To Be or Not to Be?

A dilemma is a common occurrence throughout life and can vary widely in the degree of serious. Choosing to have either rice or noodles for lunch may not result in serious consequences but a professional decision to keep the old job or go for the new one in a different country is a complicated problem with many factors.

One approach may be to list all the pros and cons, "weigh the options" so to speak, and make a decision based on the least cons. A better way is using Solution Focused methods, especially powerful questions focused on the desired or best outcome. As a person focuses less on the cons and imagines the pros as the best desired outcomes the solution becomes more clear. A decision can be made with confidence and reassurance that the choice has been made in alignment with what they really want.

Recently, I asked this question to a person considering which class to take with a dilemma between a better professor or better support group of peers. The question was, "What would be the best outcome of each choice?" By focusing on the imagined outcomes and comparing them the student was able to make a confident choice. They chose friends! An insight they had was that "when I considered what the best outcome would be I realized that it doesn’t really matter so I’d rather just choose the class with the people that I like in it." Awareness of what really mattered to them (fellow students) helped them solve their dilemma.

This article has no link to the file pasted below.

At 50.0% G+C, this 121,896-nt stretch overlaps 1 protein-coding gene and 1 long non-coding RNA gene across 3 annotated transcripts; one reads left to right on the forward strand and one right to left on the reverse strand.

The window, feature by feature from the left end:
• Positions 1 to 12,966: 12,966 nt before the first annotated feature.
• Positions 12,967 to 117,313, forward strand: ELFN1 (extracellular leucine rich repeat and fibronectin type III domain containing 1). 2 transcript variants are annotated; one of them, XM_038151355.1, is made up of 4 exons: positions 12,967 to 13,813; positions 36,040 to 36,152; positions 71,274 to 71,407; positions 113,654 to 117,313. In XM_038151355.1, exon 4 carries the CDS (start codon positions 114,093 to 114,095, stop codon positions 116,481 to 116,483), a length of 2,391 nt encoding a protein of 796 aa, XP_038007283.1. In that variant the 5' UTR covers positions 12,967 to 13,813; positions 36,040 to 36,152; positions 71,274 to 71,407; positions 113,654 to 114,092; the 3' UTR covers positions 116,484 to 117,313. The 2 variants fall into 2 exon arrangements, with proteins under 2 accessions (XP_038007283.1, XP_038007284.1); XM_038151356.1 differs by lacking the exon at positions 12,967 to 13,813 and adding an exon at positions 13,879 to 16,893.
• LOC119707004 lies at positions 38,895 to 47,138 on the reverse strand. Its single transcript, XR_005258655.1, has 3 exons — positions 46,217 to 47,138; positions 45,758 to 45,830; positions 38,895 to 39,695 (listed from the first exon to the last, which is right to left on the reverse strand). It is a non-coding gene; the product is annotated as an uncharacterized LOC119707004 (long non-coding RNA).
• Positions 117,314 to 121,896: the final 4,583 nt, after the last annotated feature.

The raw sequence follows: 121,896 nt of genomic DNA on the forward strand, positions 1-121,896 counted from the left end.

Cons are problems and when the focus is on the pros, reframed as the "best outcome", a clear solution emerges. Try it out next time you or a client faces a dilemma. Share your story and let's discuss more in the FFS Forum.

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